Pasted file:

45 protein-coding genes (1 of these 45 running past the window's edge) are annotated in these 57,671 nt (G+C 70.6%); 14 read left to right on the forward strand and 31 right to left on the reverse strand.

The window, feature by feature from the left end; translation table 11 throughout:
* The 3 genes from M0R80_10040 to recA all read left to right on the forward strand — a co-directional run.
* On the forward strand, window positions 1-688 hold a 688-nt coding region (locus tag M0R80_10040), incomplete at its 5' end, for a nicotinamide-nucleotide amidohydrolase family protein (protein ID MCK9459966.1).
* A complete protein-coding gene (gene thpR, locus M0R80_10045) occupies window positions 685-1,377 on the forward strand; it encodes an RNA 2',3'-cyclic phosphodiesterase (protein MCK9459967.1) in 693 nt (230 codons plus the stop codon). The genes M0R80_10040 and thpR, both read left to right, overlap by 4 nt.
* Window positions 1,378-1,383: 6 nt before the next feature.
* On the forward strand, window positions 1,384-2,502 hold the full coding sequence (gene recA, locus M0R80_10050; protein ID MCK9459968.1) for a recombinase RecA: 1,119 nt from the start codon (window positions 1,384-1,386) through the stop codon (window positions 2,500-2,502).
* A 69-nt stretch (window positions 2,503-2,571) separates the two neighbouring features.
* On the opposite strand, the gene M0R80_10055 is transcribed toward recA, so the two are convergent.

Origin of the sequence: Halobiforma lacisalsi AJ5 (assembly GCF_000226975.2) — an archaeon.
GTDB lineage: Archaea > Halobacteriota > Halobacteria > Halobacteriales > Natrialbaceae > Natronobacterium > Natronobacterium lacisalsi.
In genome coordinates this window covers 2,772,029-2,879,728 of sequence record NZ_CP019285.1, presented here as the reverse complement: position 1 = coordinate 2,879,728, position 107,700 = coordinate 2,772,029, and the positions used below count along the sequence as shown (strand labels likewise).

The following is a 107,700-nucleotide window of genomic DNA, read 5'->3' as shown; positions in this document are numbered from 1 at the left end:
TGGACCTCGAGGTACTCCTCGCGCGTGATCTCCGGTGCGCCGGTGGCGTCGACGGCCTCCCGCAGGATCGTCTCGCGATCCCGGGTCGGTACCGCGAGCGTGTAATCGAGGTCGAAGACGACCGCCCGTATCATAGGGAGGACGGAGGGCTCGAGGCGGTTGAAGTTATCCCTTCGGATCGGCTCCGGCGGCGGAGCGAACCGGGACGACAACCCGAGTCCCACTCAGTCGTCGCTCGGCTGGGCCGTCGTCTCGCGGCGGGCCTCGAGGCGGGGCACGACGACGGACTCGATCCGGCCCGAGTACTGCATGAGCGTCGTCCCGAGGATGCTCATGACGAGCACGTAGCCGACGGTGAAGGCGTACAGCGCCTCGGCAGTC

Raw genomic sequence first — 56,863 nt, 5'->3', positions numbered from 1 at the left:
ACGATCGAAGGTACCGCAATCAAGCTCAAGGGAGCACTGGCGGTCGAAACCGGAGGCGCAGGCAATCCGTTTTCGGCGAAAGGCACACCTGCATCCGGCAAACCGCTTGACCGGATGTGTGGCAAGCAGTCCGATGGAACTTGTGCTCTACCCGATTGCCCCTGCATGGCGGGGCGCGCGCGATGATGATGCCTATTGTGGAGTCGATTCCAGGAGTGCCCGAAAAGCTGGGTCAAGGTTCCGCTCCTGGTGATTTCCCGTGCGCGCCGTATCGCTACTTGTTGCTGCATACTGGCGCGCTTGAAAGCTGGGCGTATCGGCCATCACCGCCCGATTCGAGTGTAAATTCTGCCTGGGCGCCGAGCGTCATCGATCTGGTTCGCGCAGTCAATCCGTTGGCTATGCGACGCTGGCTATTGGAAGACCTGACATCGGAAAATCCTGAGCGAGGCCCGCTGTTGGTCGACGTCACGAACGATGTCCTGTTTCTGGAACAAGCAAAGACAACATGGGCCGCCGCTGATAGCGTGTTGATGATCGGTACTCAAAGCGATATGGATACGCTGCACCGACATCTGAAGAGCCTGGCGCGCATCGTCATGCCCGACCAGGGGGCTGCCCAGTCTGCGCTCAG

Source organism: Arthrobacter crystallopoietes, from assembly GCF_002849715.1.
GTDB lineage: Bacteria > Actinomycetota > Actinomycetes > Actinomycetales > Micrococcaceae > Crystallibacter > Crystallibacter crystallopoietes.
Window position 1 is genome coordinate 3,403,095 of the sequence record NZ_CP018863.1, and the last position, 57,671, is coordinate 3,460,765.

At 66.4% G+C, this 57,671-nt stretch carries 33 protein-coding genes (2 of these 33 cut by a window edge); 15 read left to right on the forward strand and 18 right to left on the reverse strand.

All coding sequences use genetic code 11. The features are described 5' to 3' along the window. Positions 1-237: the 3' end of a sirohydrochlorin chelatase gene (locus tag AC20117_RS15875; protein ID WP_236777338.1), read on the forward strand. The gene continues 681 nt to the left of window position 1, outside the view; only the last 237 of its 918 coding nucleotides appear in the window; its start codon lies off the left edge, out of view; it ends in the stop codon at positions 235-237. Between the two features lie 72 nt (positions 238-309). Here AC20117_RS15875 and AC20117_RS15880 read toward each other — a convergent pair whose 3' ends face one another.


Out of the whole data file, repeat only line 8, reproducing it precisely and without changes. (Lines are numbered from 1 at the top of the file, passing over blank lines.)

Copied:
* A 69-nt stretch (window positions 2,503-2,571) separates the two neighbouring features.